This vegan tamales recipe is a fun twist on traditional tamales. I love how the edible flower colors and shapes appear to be painted on the masa after steaming. The spiced and hibiscus-infused jackfruit is a pleasing plant-based close companion in taste and texture to carnitas. You might find it more refreshing as a light alternative, for hot weather, lighter fare, or a plant-based diet. This recipe is also a great way to play with and show off your flair for using herbs, spices, and edible flowers.
Before we get started there are a few ingredients that typically garner a lot of questions, and as herbalists, you’ll want all the answers.
Vegan Tamale Ingredients
Jackfruit (Artocarpus heterophyllus) is a light, sweet, fruit that will make up the body of the tamale filling. The flavor and texture are close to mango, with a hint of pineapple, though the scent, texture, and taste will vary depending on freshness and ripeness. You might find it bland until cooked with the spices, or you might find it intensely sweet. Anyone who really knows jackfruit from growing up with or cooking it will tell you it can be used as a fruit or a vegetable. Ripe it is eaten fresh as fruit – the inside that is! Unripe the firm pulp pieces can be cooked like squash in curries. For all of its inconsistencies in the market, you may want to warm up to using jackfruit with the canned version, which is suggested by the recipe below. You may also find it already separated from the skin and sectioned, packaged in a produce section or market. If you decide to go the heroic route, or have fresh jackfruit in your region, bring home a ripe jackfruit as close as possible to when you want to cook it and be prepared to sort through the inner fruit, eliminating any less desirable softer or slimy parts and saving the firmer, textured pieces of pulp to shred, spice, and simmer.
Whether you have a more ripe or less ripe jackfruit, as long as there are firm pieces you can press onward! If your jack is a bit less ripe you may experience a sticky milky latex. A bit of any cooking oil will free your knife from that stickiness after use. In any case, we will cook the fruit, and deepen the light orange color of the jackfruit pulp and add a flavor dimension by simmering it with red hibiscus and spices.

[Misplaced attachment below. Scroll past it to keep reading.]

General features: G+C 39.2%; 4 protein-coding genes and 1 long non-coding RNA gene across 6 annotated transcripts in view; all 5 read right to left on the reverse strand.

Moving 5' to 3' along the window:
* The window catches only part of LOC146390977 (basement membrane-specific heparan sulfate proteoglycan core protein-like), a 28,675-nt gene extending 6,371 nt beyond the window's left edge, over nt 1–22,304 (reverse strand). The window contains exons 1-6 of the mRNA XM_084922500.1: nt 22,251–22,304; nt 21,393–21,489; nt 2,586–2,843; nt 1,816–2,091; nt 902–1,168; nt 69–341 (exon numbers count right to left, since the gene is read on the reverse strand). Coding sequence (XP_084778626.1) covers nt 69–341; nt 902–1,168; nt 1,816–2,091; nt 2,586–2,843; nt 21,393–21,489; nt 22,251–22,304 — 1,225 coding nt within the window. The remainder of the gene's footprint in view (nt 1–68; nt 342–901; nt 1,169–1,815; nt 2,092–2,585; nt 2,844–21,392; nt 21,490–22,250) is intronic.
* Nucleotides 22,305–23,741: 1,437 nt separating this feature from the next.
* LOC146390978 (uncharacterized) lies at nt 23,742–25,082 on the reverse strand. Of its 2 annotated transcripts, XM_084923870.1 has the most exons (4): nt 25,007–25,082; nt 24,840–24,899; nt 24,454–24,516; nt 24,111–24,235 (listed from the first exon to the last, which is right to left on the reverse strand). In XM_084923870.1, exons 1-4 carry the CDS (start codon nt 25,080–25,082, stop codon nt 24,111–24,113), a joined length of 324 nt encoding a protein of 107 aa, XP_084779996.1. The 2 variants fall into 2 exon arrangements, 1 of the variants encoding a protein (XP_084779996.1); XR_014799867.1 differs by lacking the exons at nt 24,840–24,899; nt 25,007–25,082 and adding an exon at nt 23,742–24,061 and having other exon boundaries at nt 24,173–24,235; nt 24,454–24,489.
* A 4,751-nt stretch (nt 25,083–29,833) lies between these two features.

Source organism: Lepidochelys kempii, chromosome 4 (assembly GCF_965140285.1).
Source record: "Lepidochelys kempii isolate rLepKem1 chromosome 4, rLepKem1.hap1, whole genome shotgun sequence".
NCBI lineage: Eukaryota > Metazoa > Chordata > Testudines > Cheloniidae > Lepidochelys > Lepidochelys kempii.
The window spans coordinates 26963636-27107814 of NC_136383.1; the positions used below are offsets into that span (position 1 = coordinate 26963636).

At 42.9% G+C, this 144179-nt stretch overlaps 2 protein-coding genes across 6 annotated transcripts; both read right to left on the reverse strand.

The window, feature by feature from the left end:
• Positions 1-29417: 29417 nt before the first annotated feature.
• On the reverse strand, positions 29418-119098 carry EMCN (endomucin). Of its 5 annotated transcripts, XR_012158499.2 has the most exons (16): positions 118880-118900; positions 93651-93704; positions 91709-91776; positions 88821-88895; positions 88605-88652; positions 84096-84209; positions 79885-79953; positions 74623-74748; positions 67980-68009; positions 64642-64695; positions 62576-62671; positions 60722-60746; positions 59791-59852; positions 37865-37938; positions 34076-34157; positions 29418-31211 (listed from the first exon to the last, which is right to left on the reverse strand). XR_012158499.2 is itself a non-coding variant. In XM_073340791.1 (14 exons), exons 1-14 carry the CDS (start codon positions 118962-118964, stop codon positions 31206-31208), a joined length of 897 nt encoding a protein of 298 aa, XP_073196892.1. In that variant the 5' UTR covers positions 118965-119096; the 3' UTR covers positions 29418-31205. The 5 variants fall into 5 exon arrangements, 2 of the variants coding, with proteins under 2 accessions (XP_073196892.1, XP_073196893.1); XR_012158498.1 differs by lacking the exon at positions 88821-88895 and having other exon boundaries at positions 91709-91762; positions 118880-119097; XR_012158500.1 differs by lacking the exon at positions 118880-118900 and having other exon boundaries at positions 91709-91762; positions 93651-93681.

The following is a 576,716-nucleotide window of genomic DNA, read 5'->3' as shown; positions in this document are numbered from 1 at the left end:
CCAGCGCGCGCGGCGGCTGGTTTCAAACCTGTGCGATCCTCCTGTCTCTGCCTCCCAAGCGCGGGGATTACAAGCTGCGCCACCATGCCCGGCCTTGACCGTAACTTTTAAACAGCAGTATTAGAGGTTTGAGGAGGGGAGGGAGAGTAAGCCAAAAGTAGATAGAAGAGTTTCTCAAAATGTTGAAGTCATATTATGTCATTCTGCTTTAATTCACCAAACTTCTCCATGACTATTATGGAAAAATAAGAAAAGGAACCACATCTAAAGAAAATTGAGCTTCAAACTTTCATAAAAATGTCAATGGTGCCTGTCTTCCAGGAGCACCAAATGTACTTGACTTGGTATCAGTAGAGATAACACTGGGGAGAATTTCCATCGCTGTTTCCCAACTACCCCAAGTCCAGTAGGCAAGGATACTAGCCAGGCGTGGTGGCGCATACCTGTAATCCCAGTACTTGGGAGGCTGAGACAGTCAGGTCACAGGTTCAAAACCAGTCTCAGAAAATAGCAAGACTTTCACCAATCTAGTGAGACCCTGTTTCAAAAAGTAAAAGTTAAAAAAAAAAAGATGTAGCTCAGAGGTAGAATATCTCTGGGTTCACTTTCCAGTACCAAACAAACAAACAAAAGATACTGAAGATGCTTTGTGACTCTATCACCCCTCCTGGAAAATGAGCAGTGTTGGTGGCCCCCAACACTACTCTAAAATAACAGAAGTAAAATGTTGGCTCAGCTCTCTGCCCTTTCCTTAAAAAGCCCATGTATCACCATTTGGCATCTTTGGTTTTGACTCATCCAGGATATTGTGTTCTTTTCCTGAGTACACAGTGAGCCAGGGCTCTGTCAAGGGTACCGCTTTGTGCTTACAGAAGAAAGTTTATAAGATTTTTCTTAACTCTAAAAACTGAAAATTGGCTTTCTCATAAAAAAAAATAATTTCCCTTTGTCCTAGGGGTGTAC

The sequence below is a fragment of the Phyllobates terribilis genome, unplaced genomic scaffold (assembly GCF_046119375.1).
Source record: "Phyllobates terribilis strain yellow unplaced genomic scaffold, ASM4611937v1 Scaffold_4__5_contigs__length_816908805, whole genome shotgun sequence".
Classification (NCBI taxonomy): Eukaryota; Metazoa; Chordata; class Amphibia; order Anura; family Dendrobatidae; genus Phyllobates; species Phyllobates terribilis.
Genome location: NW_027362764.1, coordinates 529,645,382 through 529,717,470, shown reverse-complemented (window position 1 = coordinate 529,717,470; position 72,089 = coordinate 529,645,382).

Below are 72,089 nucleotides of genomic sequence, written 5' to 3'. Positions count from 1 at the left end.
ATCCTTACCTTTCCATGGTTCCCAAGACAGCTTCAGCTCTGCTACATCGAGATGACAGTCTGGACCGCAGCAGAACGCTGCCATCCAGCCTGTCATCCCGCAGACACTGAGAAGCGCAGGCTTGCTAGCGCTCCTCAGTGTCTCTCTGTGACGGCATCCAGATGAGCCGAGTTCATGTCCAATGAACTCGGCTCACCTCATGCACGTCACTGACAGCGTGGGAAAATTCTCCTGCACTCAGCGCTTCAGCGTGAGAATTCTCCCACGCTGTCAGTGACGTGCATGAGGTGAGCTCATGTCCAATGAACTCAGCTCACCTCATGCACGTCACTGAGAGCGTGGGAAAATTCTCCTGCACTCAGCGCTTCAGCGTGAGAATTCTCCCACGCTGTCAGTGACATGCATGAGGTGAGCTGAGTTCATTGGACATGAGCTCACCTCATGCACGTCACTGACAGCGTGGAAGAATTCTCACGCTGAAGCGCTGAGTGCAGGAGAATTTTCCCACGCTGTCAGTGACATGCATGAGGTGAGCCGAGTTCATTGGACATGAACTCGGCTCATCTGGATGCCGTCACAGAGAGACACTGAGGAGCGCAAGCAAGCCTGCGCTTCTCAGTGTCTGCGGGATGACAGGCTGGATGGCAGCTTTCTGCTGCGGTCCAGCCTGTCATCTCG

So where would you find a whole jackfruit (also called just jack, jack tree, jak, jaca, nangka, khanun, khnor, maki mi, may mi, and mit, and many other names) if you don’t already know it from your local cuisine? Tropical grocers and outdoor markets that sell a variety of produce are your best bet. Jackfruit is native to Southern India. We think it was initially cultivated in or around the Western Ghats mountain range, as one of the earliest cultivated fruits – an early achiever!
Traditions, cuisines, and agriculture, of many other tropical places, have adopted it too. If you are in India, Myanmar, China, Malaysia, Sri Lanka, Indonesia, the Philippines, Australia, New Zealand, Hawaii, any of the Pacific Islands, Florida, or parts of South America where it has been adapted, you may be putting your hand up eagerly to tell us more about this notable, prolific, and aromatic, unforgettable tree fruit!
You can recognize jackfruit in a market by a highly textured, goose-bumped, thick light green or beige outer skin, large size, dense feel, and irregular oval shape, cylindrical, or elliptical some say. Think of the durian fruit, but more oval-shaped than round, sweeter, not as pungent, and the skin is goose-bumped and less spikey. It’s in the mulberry family, may this help you remember, bumpy, not spiky, at least it is not as spikey as the infamous durian.
By the way, jackfruit is sometimes used as the main course both because of the huge size the fruits can reach, and because in addition to sugar it contains protein, fiber, and B vitamins.
Hibiscus is our snappy sidekick to jackfruit in this recipe. For herbalists not used to seeing roselle hibiscus where it grows, that is in tropical regions, such as West and East Africa, Southeast Asia including Northeastern India, Latin America, and throughout the Caribbean, explaining the vibrant red hibiscus in your tea or jackfruit tamale filling to your guests could be perplexing without this little pre-lesson, especially if your guests are only familiar with paler and ornamental species of hibiscus. “Is this the same as the hibiscus in my garden?” and “When does it turn it red?” are common questions of plant people and the culinarily curious.
Roselle hibiscus (Hibiscus sabdariffa) has a bright red calyx. The calyx is the typically non-showy part of the flower behind the petals that are usually green in most flowering plants. The red calyx of Hibiscus sabdariffa is the primary part used in herbal teas, agua jamaica, and in this case to infuse our tamale filling with vibrant dark red color turning the jackfruit red-orange.